Gone are the days of the traditional loom in which an operator feeds the shuttle back and forth, weaving through the fabric threads, methodically checking for flaws and defects. In today's modernised textile industry with multiple spooled feeds, precision mechanised parts and sophisticated computer-programming makes it excessively difficult to conduct effective quality control measures. Under the FAST project, an automated detection system, developed by a host of industrial concerns, now aims at minimising undetected flaws and defects. Based on smart chip technology, and utilising both optical sensors and digital processors, the new inspection system can potentially reduce undetected faults by 70%. Furthermore, this architecture has the potential to perform imaging operations to detect such causes as filtering, edge detection, thresholding and thinning. Further development of the smart chip will see its inclusion with Integrated Vision Camera technologies along with the Hierarchical Neural Network previously developed. Currently, the Near Sensor Image Processing detection system is controlled by low cost computer technology. It results in a direct improvement in both quality measures and time savings and cost reductions at the mending stage in particular as far as silks and jacquard materials are concerned. The FAST system is capable of monitoring multiple looms simultaneously both in a production capacity and in a functional capacity. It therefore allows immediate repair of malfunctioning looms. Its beneficial impacts will be felt in both the textile industry and within the labour force it employs. By improving quality control methods, and supplying advanced loom control equipment, it will contribute directly to the improvement of the overall textile manufacturing industry. By reducing the need for employees in a high-stress and significant position, it will create better job opportunities.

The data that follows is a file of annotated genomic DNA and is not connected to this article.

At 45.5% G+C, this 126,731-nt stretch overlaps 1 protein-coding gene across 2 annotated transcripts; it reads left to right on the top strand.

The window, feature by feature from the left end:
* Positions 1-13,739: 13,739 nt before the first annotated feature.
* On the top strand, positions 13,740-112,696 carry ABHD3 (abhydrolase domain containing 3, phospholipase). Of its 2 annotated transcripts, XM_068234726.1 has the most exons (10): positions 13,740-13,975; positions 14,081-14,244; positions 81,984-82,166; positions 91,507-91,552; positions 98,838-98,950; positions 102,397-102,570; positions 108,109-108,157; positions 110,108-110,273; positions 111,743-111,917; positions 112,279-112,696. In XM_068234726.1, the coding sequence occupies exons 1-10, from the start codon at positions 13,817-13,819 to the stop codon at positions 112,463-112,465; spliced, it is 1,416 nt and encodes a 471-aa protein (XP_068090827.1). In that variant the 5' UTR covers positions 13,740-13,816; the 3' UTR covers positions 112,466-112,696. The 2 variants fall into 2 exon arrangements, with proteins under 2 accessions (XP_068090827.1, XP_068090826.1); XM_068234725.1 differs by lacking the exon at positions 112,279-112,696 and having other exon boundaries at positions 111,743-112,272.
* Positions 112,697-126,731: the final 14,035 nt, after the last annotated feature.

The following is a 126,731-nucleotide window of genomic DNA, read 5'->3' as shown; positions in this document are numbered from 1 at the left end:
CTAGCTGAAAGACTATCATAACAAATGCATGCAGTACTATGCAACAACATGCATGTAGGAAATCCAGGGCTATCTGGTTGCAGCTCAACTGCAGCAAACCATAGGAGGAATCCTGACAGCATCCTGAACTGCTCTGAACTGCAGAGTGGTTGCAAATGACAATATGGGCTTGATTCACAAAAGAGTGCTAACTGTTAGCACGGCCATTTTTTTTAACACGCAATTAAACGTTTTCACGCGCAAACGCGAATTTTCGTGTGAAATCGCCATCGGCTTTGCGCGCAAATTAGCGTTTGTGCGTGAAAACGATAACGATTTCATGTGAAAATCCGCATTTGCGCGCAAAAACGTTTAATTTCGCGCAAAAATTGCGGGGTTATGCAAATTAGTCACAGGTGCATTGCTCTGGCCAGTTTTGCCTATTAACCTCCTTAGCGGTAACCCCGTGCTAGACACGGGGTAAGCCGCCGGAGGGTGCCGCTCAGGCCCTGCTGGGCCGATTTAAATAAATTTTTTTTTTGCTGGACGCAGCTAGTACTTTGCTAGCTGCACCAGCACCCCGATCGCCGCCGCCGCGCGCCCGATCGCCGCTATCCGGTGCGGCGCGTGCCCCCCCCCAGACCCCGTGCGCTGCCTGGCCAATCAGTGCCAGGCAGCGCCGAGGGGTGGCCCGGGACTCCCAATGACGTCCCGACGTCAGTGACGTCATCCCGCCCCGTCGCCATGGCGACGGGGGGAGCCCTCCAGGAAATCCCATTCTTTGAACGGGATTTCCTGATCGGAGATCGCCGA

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5 May 2021